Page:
What Do You Do When the Stock Market’s Fully Valued?

“Ahead of the Street” Column, by Mitchell Clark, B. Comm.

There are select trading opportunities in the stock market right now, but most of the good companies have already gone up in price. In my view, there isn’t a lot of value in the stock market at this time. Most of the attractive sectors of the stock market have now made a full price recovery since the financial crisis. So, other than a few China trades, I wouldn’t be buying anything right now.

A lot of investors who missed gold’s big move are clamoring to get in, but I don’t think we’ve seen enough correction in the spot price to justify new positions. Domestic technology stocks have gone up in price and so have a lot of the big brand name companies that make up the Dow Jones Industrial Average. This stock market is fully valued and the pickings are slim. To me, the broader market seems tired.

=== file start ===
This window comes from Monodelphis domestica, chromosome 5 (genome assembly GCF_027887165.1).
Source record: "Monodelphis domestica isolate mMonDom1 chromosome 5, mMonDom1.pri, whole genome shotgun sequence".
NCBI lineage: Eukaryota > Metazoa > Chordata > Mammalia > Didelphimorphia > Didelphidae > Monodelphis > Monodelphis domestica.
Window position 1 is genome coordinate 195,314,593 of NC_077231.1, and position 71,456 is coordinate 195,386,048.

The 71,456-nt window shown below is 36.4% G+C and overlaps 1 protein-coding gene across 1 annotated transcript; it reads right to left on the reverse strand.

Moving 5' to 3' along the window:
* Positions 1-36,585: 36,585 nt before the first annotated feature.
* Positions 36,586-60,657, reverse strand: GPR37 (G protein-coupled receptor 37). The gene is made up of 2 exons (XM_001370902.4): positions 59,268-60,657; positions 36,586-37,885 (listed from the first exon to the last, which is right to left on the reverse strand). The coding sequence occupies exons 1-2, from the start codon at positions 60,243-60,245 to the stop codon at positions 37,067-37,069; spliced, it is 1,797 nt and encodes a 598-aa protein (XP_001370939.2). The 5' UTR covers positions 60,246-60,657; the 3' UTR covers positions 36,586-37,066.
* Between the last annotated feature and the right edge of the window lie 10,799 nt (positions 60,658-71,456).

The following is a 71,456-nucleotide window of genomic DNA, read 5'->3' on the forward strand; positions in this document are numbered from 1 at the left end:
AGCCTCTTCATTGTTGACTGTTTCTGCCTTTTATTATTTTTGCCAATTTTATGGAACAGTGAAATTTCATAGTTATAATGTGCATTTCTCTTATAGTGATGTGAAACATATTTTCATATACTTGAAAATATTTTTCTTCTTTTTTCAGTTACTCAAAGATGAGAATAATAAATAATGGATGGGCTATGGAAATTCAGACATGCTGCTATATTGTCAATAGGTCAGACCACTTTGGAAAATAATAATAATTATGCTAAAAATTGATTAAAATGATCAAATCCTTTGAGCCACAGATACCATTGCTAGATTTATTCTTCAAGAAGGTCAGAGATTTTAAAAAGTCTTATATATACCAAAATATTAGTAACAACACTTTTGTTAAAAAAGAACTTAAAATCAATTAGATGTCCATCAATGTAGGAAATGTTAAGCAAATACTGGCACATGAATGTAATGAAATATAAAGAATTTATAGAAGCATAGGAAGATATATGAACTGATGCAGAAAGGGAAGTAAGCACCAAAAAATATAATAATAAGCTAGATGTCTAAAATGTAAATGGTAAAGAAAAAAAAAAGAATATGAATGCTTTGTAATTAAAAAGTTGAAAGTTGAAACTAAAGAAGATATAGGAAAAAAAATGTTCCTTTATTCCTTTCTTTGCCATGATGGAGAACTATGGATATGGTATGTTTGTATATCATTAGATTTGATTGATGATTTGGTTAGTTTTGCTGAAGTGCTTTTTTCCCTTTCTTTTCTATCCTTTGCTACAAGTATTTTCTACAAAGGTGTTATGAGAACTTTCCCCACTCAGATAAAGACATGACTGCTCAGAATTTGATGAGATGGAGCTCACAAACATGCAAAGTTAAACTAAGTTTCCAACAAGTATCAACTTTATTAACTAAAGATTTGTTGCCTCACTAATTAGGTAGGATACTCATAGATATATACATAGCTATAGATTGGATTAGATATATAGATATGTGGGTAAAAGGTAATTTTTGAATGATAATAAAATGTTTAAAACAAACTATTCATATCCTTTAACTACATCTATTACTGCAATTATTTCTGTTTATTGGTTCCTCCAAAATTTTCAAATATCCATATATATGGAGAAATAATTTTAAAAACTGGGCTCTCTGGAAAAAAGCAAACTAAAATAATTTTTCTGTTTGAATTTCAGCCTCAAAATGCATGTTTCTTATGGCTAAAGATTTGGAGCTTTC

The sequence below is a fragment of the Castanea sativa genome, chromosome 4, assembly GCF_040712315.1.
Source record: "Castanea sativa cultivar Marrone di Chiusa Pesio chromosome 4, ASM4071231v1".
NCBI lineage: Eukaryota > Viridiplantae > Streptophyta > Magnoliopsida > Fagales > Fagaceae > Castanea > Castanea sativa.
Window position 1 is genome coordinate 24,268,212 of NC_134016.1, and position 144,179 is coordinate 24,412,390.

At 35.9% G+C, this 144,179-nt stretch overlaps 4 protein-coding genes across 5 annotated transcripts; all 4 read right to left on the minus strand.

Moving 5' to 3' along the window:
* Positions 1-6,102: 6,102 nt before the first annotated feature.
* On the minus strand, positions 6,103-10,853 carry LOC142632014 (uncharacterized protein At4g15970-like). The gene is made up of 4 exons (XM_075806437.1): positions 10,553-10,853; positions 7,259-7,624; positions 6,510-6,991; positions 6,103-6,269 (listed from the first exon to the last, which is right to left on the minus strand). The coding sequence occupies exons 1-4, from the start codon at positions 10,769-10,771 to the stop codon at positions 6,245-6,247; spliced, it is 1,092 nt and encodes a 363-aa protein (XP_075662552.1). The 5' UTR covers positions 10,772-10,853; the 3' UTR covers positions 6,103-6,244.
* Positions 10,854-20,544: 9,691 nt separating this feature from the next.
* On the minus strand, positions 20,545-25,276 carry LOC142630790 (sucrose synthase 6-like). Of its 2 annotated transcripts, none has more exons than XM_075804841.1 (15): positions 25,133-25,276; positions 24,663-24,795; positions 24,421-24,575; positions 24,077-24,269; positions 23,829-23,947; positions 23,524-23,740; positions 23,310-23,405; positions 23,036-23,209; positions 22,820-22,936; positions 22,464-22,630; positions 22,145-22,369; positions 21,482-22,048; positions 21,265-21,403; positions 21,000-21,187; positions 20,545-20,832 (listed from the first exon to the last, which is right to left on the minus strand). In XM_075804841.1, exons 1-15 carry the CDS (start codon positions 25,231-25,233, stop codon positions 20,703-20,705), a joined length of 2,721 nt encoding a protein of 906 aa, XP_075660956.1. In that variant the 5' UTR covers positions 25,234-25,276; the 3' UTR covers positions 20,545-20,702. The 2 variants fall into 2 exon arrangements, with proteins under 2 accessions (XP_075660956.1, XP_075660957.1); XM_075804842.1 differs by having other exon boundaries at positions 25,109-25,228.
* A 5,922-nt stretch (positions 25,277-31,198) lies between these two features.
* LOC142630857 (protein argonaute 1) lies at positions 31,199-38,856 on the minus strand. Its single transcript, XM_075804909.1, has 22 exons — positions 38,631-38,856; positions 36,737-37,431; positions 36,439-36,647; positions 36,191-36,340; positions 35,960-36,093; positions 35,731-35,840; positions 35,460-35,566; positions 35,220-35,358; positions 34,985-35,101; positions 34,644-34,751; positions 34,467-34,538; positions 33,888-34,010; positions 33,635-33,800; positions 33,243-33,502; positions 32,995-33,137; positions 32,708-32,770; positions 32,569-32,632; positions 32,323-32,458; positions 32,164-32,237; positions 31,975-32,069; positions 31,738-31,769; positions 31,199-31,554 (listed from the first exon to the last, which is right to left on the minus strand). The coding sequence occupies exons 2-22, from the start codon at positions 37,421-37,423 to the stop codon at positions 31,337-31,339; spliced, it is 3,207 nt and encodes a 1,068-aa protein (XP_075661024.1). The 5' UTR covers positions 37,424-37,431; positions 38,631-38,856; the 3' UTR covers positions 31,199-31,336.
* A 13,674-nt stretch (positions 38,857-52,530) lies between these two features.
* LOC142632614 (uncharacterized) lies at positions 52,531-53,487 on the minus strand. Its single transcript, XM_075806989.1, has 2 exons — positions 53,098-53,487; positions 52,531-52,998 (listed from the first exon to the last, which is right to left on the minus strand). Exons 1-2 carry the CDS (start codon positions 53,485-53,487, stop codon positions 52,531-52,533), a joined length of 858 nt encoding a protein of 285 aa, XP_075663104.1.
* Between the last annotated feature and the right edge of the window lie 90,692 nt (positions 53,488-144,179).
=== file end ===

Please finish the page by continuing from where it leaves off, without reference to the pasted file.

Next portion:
So, what do you do when the stock market is fully valued? The answer is nothing. You wait. You watch. You research. As my father always says, the world is emotionally driven. The same can be said for the stock market. Enthusiasm for stocks occurs in waves and we’re close to finishing an enthusiastic recovery wave from the March low. This most recent wave or trend is all based on expectations for the future. Companies will have show some decent revenue and earnings growth in the first half of 2010 or the market
will be in serious trouble.

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My best guess right now is for Dow 11,000 in the first quarter next year. After that, I find it difficult to believe that earnings growth will be robust enough to carry stock prices much higher throughout the rest of the year. If I were to attribute a research rating to the market right now, I’d say hold. I wouldn’t say buy and I wouldn’t say sell. When my enthusiasm changes, I’ll let you know.